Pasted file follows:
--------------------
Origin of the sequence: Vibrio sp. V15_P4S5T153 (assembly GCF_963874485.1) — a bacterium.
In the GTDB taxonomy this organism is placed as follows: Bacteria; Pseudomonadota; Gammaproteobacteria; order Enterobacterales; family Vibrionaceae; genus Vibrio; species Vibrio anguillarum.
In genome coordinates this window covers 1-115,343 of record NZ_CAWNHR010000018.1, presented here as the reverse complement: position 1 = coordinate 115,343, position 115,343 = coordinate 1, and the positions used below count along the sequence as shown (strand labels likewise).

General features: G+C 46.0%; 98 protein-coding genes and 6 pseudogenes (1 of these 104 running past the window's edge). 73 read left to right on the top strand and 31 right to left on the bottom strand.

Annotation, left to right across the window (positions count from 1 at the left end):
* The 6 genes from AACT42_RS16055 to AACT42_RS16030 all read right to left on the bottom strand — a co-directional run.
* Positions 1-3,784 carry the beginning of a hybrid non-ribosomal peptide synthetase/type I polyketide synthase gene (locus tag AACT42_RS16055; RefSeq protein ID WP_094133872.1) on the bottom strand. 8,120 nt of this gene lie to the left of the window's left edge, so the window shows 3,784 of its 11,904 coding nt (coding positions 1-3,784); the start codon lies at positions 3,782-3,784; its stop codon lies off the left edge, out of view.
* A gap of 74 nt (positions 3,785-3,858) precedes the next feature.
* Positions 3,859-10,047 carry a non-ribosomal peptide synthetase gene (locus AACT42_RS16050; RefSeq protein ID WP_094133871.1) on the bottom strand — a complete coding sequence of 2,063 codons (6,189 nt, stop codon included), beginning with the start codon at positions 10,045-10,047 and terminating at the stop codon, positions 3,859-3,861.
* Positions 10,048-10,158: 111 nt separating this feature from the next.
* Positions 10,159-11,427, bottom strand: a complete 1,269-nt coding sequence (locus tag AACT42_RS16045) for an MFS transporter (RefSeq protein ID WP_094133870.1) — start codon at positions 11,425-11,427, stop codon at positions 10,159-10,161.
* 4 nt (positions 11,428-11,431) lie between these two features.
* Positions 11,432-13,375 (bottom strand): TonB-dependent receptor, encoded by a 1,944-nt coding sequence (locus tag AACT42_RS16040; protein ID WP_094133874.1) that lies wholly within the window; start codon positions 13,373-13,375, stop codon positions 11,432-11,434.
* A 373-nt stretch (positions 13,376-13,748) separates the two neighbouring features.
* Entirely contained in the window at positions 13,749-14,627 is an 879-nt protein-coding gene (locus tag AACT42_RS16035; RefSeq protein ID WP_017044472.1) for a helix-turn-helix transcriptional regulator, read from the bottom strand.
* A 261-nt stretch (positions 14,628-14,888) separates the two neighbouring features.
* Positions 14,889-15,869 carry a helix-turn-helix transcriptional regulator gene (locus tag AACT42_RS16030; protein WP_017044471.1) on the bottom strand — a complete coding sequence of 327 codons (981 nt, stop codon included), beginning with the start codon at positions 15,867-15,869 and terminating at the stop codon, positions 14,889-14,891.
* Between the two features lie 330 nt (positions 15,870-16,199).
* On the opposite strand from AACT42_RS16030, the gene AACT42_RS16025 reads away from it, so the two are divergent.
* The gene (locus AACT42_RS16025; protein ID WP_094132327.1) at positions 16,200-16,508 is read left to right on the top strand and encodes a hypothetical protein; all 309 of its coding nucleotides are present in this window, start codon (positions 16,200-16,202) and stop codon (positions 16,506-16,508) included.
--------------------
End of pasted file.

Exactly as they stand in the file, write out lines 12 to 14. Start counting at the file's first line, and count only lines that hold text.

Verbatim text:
* 4 nt (positions 11,428-11,431) lie between these two features.
* Positions 11,432-13,375 (bottom strand): TonB-dependent receptor, encoded by a 1,944-nt coding sequence (locus tag AACT42_RS16040; protein ID WP_094133874.1) that lies wholly within the window; start codon positions 13,373-13,375, stop codon positions 11,432-11,434.
* A 373-nt stretch (positions 13,376-13,748) separates the two neighbouring features.